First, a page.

Every year we make new year’s resolutions, and every year we forget them by March. But what if we could actually make our goals happen? What if we could actually stick with it? To make resolutions work we have to first learn how to make change happen in our lives – how to embrace it, and how it use it to take us to the next level. So this year, before you lock in resolutions, let’s study this list of how to position ourselves for change. I’ll pulled these from my book “Jolt!” and I think they’ll help you in 2012:
More than 170 studies going back over 28 years have concluded that heavy media exposure — everything from TV to cellphones to computer games — increases the risk of adolescent obesity, smoking, sex, drug and alcohol use, attention problems and poor grades, according to a report released by Common Sense Media (CSM), a non-profit child advocacy group. So we have to ask the question – what do we do with this information? What do you think?
Hey – it’s Christmas! What are you doing reading my blog? Now shut down the computer and get back to your family, friends, or whoever. Read the Nativity story in the gospels. Watch a classic Christmas movie. Spend time with people you love – even if it means your mother in law or crazy uncle Bob. Go. Shut down cyberville and enjoy the real meaning of Christmas.
I hear a lot of stories about people’s intentions. “I’m going to make a film, write a book, or launch a company.” What’s the old saying? “The road to hell is paved with good intentions.” Yep, that’s right. Everybody has intentions, but that won’t pay the bills or put food on the table. I’m glad that you have good intentions – but the question is:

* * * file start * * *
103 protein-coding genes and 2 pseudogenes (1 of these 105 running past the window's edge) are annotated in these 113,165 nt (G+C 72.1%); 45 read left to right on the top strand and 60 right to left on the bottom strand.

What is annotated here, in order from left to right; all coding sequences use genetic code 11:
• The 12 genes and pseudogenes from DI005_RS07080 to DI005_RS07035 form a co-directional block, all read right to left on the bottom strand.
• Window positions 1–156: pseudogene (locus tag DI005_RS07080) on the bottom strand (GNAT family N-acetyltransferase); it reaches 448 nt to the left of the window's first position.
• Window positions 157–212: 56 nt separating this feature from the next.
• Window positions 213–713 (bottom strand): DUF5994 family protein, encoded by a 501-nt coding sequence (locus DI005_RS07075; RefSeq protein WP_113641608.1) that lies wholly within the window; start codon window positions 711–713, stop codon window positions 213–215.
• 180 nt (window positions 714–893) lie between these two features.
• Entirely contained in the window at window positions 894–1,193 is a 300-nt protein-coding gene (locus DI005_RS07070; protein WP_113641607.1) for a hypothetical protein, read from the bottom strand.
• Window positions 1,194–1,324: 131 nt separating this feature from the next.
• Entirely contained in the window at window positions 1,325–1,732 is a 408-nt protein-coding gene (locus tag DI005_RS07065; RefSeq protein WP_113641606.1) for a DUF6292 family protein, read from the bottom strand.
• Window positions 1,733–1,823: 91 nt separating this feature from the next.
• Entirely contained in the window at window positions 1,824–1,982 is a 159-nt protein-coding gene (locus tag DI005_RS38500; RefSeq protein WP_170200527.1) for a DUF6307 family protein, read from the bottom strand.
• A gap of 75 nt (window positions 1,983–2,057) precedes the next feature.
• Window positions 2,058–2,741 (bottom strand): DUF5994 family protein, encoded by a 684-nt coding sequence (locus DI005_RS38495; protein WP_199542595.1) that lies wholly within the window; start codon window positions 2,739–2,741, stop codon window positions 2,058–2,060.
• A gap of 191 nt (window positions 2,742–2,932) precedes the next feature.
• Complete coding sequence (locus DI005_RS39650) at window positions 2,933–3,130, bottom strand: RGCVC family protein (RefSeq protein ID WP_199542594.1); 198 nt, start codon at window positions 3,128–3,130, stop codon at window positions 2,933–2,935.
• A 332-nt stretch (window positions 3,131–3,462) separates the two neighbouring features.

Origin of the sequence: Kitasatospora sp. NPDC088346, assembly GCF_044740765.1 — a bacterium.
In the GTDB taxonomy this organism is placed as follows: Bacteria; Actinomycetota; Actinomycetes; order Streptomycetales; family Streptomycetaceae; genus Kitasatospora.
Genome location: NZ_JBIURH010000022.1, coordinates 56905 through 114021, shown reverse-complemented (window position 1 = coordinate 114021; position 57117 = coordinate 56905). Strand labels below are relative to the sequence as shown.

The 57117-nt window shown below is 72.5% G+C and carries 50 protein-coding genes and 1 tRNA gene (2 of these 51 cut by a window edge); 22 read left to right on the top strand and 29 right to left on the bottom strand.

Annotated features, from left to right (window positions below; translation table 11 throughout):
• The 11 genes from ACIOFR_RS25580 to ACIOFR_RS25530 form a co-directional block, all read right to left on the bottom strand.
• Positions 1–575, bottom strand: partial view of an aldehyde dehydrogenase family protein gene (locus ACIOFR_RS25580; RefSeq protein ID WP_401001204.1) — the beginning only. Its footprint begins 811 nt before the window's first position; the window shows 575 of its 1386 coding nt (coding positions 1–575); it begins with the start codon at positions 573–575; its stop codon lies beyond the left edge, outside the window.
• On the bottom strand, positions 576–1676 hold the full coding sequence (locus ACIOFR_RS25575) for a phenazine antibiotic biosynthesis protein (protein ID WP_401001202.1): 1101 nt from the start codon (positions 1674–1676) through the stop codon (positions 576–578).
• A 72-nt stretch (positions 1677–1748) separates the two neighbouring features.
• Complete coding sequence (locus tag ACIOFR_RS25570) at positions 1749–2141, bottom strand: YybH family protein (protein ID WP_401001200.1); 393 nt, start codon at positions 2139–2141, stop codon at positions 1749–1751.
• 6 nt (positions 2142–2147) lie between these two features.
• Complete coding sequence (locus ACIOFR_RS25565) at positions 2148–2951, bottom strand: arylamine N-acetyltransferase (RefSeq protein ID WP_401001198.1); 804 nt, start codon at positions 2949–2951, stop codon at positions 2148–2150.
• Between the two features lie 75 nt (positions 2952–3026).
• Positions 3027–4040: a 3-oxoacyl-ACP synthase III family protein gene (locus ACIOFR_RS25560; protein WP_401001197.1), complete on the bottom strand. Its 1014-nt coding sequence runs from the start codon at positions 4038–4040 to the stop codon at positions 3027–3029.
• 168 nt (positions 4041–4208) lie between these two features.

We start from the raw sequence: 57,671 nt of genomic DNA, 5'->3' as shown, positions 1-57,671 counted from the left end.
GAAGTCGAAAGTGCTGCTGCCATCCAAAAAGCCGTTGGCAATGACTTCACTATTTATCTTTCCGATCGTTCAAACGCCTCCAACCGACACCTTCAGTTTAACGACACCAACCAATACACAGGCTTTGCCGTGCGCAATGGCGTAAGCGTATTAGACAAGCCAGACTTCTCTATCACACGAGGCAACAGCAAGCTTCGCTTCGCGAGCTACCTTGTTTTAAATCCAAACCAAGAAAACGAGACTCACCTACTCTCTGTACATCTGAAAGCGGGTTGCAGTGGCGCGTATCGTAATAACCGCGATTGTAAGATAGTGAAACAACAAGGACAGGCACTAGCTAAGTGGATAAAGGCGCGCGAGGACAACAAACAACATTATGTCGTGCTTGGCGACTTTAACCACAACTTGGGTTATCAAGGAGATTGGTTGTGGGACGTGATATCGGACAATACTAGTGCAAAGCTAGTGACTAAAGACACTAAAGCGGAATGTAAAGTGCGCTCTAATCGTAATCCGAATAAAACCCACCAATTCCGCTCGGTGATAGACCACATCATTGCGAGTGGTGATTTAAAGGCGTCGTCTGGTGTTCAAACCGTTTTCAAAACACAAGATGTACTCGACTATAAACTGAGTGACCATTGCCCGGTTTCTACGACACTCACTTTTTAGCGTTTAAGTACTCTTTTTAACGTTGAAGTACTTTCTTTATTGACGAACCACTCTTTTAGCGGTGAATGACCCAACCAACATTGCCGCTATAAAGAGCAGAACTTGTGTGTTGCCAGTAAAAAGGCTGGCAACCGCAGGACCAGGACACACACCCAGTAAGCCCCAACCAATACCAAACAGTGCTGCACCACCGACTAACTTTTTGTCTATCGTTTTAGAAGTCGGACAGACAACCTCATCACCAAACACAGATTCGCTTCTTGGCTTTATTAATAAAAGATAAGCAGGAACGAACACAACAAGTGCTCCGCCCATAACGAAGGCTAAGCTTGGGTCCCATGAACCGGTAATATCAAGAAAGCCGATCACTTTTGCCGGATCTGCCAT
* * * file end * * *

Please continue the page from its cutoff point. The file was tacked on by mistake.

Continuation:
If you’ve ever felt sad that you never found the face of Jesus on a piece of toast, then worry no more. Thanks to Jesus Toasters, you can have it happen every day of the year. And if you order now, you might get it in time for Christmas!
I work in the media business, but there are plenty of times I agree with the Kill Your Television website – especially during an election year. But before you throw a brick through your screen, check out the site. It might just be theraputic…
This is a blog post I wrote a few years ago, but it’s worth bringing back because it’s just as relevant today:
Today, we’re seeing a real rise in what I would call “ministry divas.” These are men and women who are pastors, or ministry or spiritual leaders who’s focus is more on themselves than the people they serve. As a public service to our readers, the global research team at Cooke Pictures has developed a list of warning signs that someone might be a ministry diva. The following warning signs can apply to either a man or a woman:
I’m all for brains. We need smarter people in all walks of life. I worked hard to get a Ph.D. because I believe in the power of intelligence. But I wonder if we sometimes get so distracted by trying to be the “smartest guy in the room” that we forget real leadership isn’t all about brains. Look at the people around you right now – chances are, if the building caught on fire, the person who stepped up to keep everyone calm, organize them, and lead them safely out won’t be the
Every day, gifted and talented people fail because they aren’t good at dealing with other people. I just finished a conversation with a CEO who has a creative director who’s dedicated and talented – but he just can’t get along with anyone. He alienates everyone, and as a result, people won’t listen to his ideas. No matter how great your thinking is, if you can’t communicate it to people who can help make it happen, then you’re heading toward failure. Social skills matter – especially in today’s digital, connected world. I see it in Hollywood everyday. Even in the entertainment industry, where it sometimes seems